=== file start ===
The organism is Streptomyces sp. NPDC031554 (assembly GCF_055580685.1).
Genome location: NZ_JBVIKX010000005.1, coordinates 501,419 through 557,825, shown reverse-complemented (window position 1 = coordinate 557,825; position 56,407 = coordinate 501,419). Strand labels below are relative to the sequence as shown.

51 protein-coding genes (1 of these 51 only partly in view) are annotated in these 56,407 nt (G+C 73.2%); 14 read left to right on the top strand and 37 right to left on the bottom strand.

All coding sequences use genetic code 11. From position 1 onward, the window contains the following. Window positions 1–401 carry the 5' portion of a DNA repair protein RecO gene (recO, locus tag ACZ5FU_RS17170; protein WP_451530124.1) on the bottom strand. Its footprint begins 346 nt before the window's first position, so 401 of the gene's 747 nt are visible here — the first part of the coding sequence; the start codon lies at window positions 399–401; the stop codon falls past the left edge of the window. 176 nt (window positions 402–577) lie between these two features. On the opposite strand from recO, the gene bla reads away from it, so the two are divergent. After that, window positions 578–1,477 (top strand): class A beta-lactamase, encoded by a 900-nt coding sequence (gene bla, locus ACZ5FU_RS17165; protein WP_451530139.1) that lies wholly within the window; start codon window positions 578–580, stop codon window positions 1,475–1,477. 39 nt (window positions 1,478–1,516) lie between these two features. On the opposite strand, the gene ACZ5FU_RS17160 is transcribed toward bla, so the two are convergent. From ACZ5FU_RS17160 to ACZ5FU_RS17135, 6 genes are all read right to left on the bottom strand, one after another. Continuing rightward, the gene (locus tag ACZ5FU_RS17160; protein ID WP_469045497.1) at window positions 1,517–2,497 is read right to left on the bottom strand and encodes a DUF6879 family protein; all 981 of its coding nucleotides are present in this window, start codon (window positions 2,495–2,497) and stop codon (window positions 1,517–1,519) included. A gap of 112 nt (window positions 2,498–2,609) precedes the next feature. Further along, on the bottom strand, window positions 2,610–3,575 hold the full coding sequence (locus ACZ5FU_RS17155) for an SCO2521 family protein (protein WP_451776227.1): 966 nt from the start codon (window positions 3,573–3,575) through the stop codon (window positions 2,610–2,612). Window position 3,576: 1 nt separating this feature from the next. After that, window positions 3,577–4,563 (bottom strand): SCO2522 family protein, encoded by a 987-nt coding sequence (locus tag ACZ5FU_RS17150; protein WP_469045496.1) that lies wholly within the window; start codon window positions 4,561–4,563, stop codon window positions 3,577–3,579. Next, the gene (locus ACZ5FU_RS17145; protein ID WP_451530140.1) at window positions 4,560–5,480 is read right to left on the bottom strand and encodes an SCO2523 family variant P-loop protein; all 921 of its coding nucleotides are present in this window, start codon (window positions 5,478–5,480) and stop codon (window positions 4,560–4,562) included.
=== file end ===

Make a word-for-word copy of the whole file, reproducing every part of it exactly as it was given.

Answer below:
The organism is Streptomyces sp. NPDC031554 (assembly GCF_055580685.1).
Genome location: NZ_JBVIKX010000005.1, coordinates 501,419 through 557,825, shown reverse-complemented (window position 1 = coordinate 557,825; position 56,407 = coordinate 501,419). Strand labels below are relative to the sequence as shown.

51 protein-coding genes (1 of these 51 only partly in view) are annotated in these 56,407 nt (G+C 73.2%); 14 read left to right on the top strand and 37 right to left on the bottom strand.

All coding sequences use genetic code 11. From position 1 onward, the window contains the following. Window positions 1–401 carry the 5' portion of a DNA repair protein RecO gene (recO, locus tag ACZ5FU_RS17170; protein WP_451530124.1) on the bottom strand. Its footprint begins 346 nt before the window's first position, so 401 of the gene's 747 nt are visible here — the first part of the coding sequence; the start codon lies at window positions 399–401; the stop codon falls past the left edge of the window. 176 nt (window positions 402–577) lie between these two features. On the opposite strand from recO, the gene bla reads away from it, so the two are divergent. After that, window positions 578–1,477 (top strand): class A beta-lactamase, encoded by a 900-nt coding sequence (gene bla, locus ACZ5FU_RS17165; protein WP_451530139.1) that lies wholly within the window; start codon window positions 578–580, stop codon window positions 1,475–1,477. 39 nt (window positions 1,478–1,516) lie between these two features. On the opposite strand, the gene ACZ5FU_RS17160 is transcribed toward bla, so the two are convergent. From ACZ5FU_RS17160 to ACZ5FU_RS17135, 6 genes are all read right to left on the bottom strand, one after another. Continuing rightward, the gene (locus tag ACZ5FU_RS17160; protein ID WP_469045497.1) at window positions 1,517–2,497 is read right to left on the bottom strand and encodes a DUF6879 family protein; all 981 of its coding nucleotides are present in this window, start codon (window positions 2,495–2,497) and stop codon (window positions 1,517–1,519) included. A gap of 112 nt (window positions 2,498–2,609) precedes the next feature. Further along, on the bottom strand, window positions 2,610–3,575 hold the full coding sequence (locus ACZ5FU_RS17155) for an SCO2521 family protein (protein WP_451776227.1): 966 nt from the start codon (window positions 3,573–3,575) through the stop codon (window positions 2,610–2,612). Window position 3,576: 1 nt separating this feature from the next. After that, window positions 3,577–4,563 (bottom strand): SCO2522 family protein, encoded by a 987-nt coding sequence (locus tag ACZ5FU_RS17150; protein WP_469045496.1) that lies wholly within the window; start codon window positions 4,561–4,563, stop codon window positions 3,577–3,579. Next, the gene (locus ACZ5FU_RS17145; protein ID WP_451530140.1) at window positions 4,560–5,480 is read right to left on the bottom strand and encodes an SCO2523 family variant P-loop protein; all 921 of its coding nucleotides are present in this window, start codon (window positions 5,478–5,480) and stop codon (window positions 4,560–4,562) included.